The genus Acmaeodera is another of the hugely diverse groups in the family, having radiated in all the biogeographic realms except Australian. This group is especially well represented in North America, with some 150 species occurring in our desert southwest and many more occurring down into Mexico. The vast majority of these are variously patterned with yellow and/or red markings on a black background. In southern Africa the genus is also diverse but shows greater diversity of form and has, accordingly, been divided into a number of well-defined subgenera. Like our North American species, adults of many African species are frequently found on flowers, where they feed on pollen and petals. I encountered at least a dozen Acmaeodera spp. on the trip, with one of the more striking species being A. (Paracmaeodera) viridaenea. Like other species in this subgenus, adults are brilliantly colored and sexually dichroic, with the individual pictured here (above, left) being a female and the males being greenish brown with coppery sides. Other species are quite somber colored, such as A. ruficaudis in the subgenus A. (Rugacmaeodera) (right). Both of these individuals were found on flowers of Grewia flava.
Not all “jewel beetles” do their name justice. This small species – Discoderoides immunitus (another member of the tribe Coraebini) – appears to resemble a piece of caterpillar frass. Several individuals were seen, all sitting on the leaves of Grewia flava like this individual rather than visiting the flowers like Acmaeodera. This beetle reinforced an important lesson I have learned repeatedly about field identification – upon my return to St. Louis, when I had an opportunity to examine these individuals more closely under the microscope, I found one specimen mixed in the batch that was, in fact, not this species, but a species in the closely related genus Discoderes. Moreover, that individual appears to represent an as yet undescribed species. Pity that I found only the single individual, since describing species from such uniques is not very desireable. Regardless, I’m glad I didn’t assume this individual was yet another D. immunitis in the field and pass it by – keeping the species in the still too-swollen ranks of the unknown and unseen.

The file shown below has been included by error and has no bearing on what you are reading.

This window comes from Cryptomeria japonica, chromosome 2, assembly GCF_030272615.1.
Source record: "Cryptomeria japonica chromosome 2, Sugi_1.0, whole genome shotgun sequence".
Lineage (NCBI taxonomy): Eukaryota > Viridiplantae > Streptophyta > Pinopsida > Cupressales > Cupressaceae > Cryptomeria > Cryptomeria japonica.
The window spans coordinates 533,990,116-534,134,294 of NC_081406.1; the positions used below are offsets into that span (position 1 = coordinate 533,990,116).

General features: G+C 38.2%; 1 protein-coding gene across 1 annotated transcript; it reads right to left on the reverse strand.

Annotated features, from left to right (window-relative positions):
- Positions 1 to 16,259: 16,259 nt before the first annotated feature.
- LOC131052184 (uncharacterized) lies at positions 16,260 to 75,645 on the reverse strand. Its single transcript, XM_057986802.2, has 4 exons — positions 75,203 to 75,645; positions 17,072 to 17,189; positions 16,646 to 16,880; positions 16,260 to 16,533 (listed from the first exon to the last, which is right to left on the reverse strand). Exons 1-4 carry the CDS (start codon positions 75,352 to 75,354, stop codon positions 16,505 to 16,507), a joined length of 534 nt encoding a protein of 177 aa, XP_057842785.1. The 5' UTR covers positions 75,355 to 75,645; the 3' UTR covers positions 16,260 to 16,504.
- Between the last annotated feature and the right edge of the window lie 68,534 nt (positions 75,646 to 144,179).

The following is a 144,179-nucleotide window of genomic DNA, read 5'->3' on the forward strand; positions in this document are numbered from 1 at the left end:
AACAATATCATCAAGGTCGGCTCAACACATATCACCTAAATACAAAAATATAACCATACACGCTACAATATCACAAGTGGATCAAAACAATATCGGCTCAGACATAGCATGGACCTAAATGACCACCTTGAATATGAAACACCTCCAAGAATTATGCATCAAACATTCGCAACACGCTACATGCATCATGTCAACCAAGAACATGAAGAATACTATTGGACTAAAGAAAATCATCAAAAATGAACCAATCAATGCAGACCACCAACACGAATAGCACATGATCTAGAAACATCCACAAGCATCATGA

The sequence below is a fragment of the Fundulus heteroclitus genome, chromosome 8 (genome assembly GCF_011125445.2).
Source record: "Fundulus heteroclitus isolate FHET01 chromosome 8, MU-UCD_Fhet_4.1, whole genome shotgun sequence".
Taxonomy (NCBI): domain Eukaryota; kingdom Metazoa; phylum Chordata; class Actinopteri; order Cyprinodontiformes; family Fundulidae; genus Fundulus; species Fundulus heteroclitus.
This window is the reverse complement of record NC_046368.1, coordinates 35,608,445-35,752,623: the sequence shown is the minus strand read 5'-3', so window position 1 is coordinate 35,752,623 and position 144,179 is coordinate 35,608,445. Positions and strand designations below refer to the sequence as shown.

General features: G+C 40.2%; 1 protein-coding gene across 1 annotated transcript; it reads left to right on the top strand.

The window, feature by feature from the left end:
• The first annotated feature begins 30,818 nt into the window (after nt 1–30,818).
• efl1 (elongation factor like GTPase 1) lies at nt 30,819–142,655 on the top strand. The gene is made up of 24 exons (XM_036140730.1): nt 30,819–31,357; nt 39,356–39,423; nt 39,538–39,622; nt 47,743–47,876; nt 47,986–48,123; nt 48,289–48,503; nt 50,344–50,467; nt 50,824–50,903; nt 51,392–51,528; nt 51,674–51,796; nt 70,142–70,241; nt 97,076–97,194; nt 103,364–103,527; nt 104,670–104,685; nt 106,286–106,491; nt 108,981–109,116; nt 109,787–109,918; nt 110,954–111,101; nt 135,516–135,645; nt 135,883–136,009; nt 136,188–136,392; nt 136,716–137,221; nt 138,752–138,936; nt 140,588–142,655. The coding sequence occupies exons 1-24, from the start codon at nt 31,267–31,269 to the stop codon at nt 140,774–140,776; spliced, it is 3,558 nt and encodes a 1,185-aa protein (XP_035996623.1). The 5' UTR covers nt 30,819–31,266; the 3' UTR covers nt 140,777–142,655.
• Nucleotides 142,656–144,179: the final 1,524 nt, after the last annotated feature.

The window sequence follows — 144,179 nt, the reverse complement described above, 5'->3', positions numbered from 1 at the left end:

One of the most exquisite species that I collected was Anadora cupriventris – a very large (by coraebine standards), heavily sculptured species densely covered with curled swaths of gold and brown pubescence. I regret not having the opportunity to photograph the single individual that I found. Another impressive species that I was not able to photograph was Agrilus (Personatus) sexguttatus, surely close to, if not the largest species in the genus and boldly patterned with black and rust red spots on olive green. One last species for which I have no images but is worthy of mention is an undetermined species of the genus Pseudagrilus. Looking like a chunky, brilliant green Agrilus with saltorial (jumping) metafemora, adults would “pop” off the Solanum plants on which they were found as soon as I looked at them. I eventually decided that “Flipagrilus” would have been a more appropriate name for the genus. All told, I collected some 66 species of Buprestidae, including several genera not previously represented in my collection (e.g., Brachmaeodera, Brachelytrium – a few becoming paratypes of new species then being described by Chuck Bellamy and Svata Bílý, Chalcogenia, Galbella, and many of the other above mentioned species). I should mention the assistance of Chuck and Svata for helping me with some of the identifications, as well as Gianfranco Curletti who identified all of the material in the difficult genus Agrilus. I sincerely hope that I have another chance to visit this incredible land of beauty and contrast!